Keynotes

Keynotes

Joanna Moncrieff - Keynote

Joanna Moncrieff - Keynote

Joanna Moncrieff is a practising psychiatrist, a part-time academic at University College London (UK) and author with an interest in the history, philosophy and politics of psychiatry, and particularly in the use, misuse and misrepresentation of psychiatric drugs. Her research consists of an analysis of all aspects of psychiatric drug treatment, including subjective experiences, history of drug treatment, a critique of evidence for drug treatments, theoretical perspectives on psychiatric drug treatment, and political aspects of drug treatment, including work on the influence of the pharmaceutical industry.

Lise Marie Andersen - Keynote

Lise Marie Andersen - Keynote

Lise Marie Andersen is Assistant Professor at Aarhus University (Denmark). Her interests and field of research lie in mental causation with a particular focus on interventionist and contrastive accounts of causation and their potential for dealing with the exclusion problem for mental causal powers. She received her PhD degree in April 2012 at Macquarie University (Australia) for her dissertation regarding an interventionist solution to the exclusion problem of mental causation.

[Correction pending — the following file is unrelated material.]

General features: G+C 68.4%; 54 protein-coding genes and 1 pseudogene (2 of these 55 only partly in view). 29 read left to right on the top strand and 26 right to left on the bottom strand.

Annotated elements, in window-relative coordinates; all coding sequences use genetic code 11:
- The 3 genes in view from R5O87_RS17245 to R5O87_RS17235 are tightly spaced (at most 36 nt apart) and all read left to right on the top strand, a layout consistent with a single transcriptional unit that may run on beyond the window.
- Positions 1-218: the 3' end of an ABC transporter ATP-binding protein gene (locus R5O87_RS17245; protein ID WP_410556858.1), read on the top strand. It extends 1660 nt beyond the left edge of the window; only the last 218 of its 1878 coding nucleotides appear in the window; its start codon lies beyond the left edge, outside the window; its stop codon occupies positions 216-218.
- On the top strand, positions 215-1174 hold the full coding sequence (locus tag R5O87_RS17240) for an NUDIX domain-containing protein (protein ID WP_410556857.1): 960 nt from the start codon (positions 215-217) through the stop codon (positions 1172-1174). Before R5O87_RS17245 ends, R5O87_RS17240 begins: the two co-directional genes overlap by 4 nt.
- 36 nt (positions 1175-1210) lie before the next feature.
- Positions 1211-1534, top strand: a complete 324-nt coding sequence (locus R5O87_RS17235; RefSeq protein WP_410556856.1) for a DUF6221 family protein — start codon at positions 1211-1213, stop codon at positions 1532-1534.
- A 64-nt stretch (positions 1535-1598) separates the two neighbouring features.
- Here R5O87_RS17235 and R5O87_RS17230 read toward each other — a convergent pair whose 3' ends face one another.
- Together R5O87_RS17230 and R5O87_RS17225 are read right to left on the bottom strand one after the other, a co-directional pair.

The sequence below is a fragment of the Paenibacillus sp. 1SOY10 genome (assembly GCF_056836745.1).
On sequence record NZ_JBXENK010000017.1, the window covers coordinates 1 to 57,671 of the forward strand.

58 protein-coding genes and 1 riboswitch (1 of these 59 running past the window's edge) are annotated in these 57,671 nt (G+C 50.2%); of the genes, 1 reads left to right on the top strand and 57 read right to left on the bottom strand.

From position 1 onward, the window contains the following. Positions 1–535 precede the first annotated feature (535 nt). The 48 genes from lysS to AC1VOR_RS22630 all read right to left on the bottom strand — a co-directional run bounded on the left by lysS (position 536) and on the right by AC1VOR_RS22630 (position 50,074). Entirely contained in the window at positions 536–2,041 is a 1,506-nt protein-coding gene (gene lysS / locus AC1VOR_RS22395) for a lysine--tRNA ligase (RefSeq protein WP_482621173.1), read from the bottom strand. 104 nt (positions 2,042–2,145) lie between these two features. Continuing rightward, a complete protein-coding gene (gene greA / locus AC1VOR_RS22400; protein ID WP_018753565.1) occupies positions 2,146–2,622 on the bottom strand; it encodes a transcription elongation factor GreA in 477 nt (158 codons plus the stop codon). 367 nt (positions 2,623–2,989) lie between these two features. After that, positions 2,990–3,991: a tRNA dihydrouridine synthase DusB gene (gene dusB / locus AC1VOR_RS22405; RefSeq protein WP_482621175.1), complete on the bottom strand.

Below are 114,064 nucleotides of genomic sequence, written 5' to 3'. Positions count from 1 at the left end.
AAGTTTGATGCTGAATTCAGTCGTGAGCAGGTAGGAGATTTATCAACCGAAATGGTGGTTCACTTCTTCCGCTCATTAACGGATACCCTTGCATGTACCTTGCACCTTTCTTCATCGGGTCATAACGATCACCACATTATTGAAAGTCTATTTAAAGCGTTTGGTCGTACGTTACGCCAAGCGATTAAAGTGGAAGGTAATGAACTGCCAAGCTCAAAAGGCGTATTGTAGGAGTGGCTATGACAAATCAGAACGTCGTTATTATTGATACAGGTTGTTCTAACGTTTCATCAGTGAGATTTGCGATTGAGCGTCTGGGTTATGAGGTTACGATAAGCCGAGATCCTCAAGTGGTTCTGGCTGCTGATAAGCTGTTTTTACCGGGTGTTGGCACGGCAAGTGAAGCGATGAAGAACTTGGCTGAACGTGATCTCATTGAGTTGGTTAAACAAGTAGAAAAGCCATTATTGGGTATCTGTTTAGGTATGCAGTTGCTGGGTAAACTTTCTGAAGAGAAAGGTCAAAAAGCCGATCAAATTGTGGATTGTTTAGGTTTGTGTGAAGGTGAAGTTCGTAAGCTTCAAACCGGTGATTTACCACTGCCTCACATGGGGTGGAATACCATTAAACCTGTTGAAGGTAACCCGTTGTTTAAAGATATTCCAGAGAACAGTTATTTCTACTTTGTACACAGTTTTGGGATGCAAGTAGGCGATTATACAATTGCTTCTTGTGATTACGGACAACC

Benjamin Straube - Keynote

Benjamin Straube - Keynote

Benjamin Straube is Professor for Translational Neuroimaging at the Philipps-University Marburg (Germany). His aim is to fill the need for translating basic research from experimental psychology and neuroimaging to clinical investigations in patients with mental disorders, in particular schizophrenia and anxiety disorders. In general, he is interested in predictive neural mechanisms in a multisensory environment as well as adaptive behavior reflected in learning, memory and neuro-functional plasticity (e.g., in context of psychotherapy). His research is focused on three overarching themes that are investigated in the Translational neuroimaging-lab in Marburg, namely 1) the neural correlates of action-perception circuits, 2) dysfunctional multisensory integration and 3) the aberrant functional connectivity as a general pathophysiological mechanism.

Carl F. Craver - Keynote

Carl F. Craver - Keynote

Carl F. Craver is Professor in philosophy and philosophy-neuroscience-psychology at Washington University in St. Louis, MO (USA). He has great expertise in the philosophy of cognitive science, neuroscience, and psychology. Other interests include philosophy of mind, with particular emphasis on memory, self, personhood, and agency, history of neuroscience, with particular emphasis on neurophysiology and cognitive neuropsychology, and cognitive neuropsychology, with particular emphasis on autobiographical and episodic memory and its role in moral and economic decision-making.